Thursday, October 25, 2012

“Andy Squared” by Jennifer Lavoie

Age: Young Adult
Genre: Fiction, Gay and Lesbian

Teens Andy and his twin sister, Andrea, live with their parents in a rural town where not much happens. They fill their time going to school and playing soccer. As college application time approaches, the twins are trying to decide where to go to school because, at least in Andrea’s mind, they will stay together no matter what. But Andy is feeling unfulfilled in life: no girl keeps his interest for long and he’s not sure he wants to play soccer after high school. However, life suddenly changes when a new boy, Ryder, moves into town. Andy starts to have unrecognizable feelings for Ryder and before he knows it, Andy is in over his head. Though he is happy to be with Ryder, he lives in constant fear of others finding out their secret. He can’t even tell his twin, but everyone is bound to find out at some point.

The love story in Andy Squared seems plausible enough and the characters feel realistic, but the story itself moves pretty slowly. It wasn’t exactly a page-turner as there was nothing pushing the story forward other than Andy’s self-discovery. The author needed to add some sort of external conflict to keep the plot interesting. I found I wasn’t all that interested in what was going to happen to the characters, and the only reason I kept reading the book was because I rarely stop reading a book I’ve started. So Andy Squared wasn’t terrible, just sort of boring. However, it may appeal to young gay readers looking to find someone like themselves portrayed in literature.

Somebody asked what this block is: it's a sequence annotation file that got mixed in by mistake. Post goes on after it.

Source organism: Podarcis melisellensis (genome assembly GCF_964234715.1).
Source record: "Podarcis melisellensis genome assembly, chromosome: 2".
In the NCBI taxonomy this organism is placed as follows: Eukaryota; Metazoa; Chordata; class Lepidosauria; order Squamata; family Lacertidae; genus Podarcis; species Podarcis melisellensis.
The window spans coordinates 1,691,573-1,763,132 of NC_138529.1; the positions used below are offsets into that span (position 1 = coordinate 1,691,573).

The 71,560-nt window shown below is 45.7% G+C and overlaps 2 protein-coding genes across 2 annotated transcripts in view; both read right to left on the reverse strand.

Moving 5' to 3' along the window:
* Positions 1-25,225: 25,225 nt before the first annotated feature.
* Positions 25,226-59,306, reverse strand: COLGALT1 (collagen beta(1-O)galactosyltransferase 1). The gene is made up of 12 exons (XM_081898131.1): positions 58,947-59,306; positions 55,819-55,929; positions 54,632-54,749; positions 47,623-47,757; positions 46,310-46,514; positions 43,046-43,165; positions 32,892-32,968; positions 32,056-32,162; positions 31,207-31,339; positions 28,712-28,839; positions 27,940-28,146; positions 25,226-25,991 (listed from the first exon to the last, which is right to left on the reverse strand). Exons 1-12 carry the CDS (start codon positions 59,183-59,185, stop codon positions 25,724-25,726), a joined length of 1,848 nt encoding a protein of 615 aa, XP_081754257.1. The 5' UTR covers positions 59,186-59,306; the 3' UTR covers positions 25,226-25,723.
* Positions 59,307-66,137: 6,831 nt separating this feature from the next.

Bibliographic Information:
Lavoie, Jennifer. Andy Squared.  Valley Falls, NY: Bold Strokes Books, 2012.

Wednesday, October 17, 2012

“Into the Pumpkin” by Linda Franklin

Age: Picture Book (3 years and up)
Genre: Fiction, Halloween

The whirl of the witch,
With whimsical flight,
Is mailing out invites
Of spooky delights.

Linda Franklin’s picture book, “Into the Pumpkin,” invites the reader to a Halloween he or she has never seen before. The reader will see ghosts, witches, jack-o-lanterns, black cats, and other typical Halloween characters as they gather together for a party. The author uses rhyme to describe each ghoul and ghost and provides spooky illustrations. The pictures may, in fact, be too spooky for some young readers. I can imagine a very different book, one that would be less scary for younger readers, if it had more cartoonish illustrations. I’m not sure why the author chose to use the style of artwork that she did as it is quite creepy, with bony, reaching fingers and a mist hanging over most of the pictures. However, the book reads well and children may enjoy the rhyming style.

Bibliographic Information:
Franklin, Linda. Into the Pumpkin.  Atlgen, PA: Schiffer Publishing, 2012.